A&P, Pantry Pride, Food Fair, Food Lion, Piggly Wiggly, Kwik Chek, Albertson’s, Grand Union.
Over the decades, many chain grocery stores have arrived with fanfare in Palm Beach County and slowly dwindled away.
Is Winn-Dixie next?
The chain with roots in South Florida recently announced that it may be closing a third of its stores nationwide because of financial troubles.
While it may be hard for newcomers to believe, there were grocery stores here before Publix, which debuted in Palm Beach County 58 years ago.
Let’s grab a shopping cart and explore the history aisle:
Henry Flagler’s house used to be a grocery store?
Not quite. But the site of the Flagler Museum in Palm Beach, on what was known as Brelsford’s Point, was the original location of the Lake Worth Grocery Company in the late 1800’s. Brothers Henry and Louis Burkhardt ran it until baron Flagler decided that he didn’t want riff-raff businesses cluttering the view of guests at his Royal Poinciana Hotel. According to the website of the Lake Worth Pioneers Association, the Burkhardt’s put their store on a barge and shipped it across the lake, where it became the first grocery store in the new burg of West Palm Beach on Feb. 1, 1893. Renamed Pioneer Grocery, it was at 207 Clematis Street, about where the Lynora’s Italian restaurant is now.
What was the first chain grocery?
Piggly Wiggly, the iconic Southern brand with the Porky Pig-like mascot. It was a big deal when Piggly Wiggly opened in November 1920 at 220 Clematis Street. Do-it-yourself stores weren’t new, but people hadn’t seen anything of Piggly Wiggly’s scale before: “The Piggly Wiggly stores seem to be operated on the cafeteria or self serve style, a feature being the absence of clerks and the arrangement of stock in such manner that customers can make their own selections,” The Palm Beach Post reported.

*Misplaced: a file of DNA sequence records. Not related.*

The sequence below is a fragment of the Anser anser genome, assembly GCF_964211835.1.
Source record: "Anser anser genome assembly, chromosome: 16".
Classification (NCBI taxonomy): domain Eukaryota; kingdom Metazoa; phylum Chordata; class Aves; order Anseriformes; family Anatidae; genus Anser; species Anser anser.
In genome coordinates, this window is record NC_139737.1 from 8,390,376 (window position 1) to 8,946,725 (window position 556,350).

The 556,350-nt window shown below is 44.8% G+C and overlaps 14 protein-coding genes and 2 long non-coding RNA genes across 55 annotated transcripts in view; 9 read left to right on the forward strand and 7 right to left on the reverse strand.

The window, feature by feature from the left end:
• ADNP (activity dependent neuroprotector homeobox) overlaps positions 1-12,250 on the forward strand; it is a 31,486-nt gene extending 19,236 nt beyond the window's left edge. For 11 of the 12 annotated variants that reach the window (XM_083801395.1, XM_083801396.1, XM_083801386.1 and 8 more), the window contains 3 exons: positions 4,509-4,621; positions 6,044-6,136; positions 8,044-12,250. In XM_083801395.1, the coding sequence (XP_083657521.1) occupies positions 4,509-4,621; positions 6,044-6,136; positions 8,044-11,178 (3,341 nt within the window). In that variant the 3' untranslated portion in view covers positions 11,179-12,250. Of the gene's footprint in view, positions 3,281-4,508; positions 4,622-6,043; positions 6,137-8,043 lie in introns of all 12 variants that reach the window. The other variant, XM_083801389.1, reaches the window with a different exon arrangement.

Opening day on Nov. 13 drew a crush of people, and customers had to be instructed to leave stuff they bought at other stores by an outside railing so as not to confuse them with Piggly Wiggly items. Patrons learned to pass through turnstiles and use a “checker” to purchase goods. A free flower was bestowed upon each visitor. Deals abounded: Ham cost 44 cents a pound, and a large can of Carnation milk went for 13 cents. “Buyers enjoyed the novelty of making their own selections, even to the point of opening the refrigerator and getting the quantity of butter they wanted,” the paper said. Piggly Wiggly stores flourished off-and-on for decades in South Florida, but disappeared by the 1990s.
Are grocery store price and service wars relatively new?
Nope. They’ve been going on since the turn of the century — the 20th century. In 1920, one West Palm store labeled itself the “Cut-Rate Grocery.” Another, the Knox Grocery on South Dixie Highway, prided itself on being the “personal service” store: “If you don’t care to buy, we will smile just the same,” said a 1927 ad.
In 1920, local grocer A.B. Cox gave himself a nickname: The Price Cutter. “I have put dollars and cents into many a man’s pockets,” he proclaimed in an ad. Cox had also opened a DIY store, The Economy Grocery, two years earlier. “My store is not a ‘fine place,’” he advertised, “but it is new and neat and clean.” Cleanliness was not to be underestimated in those days: One West Palm store was called the Sanitary Grocery, just in case you thought otherwise.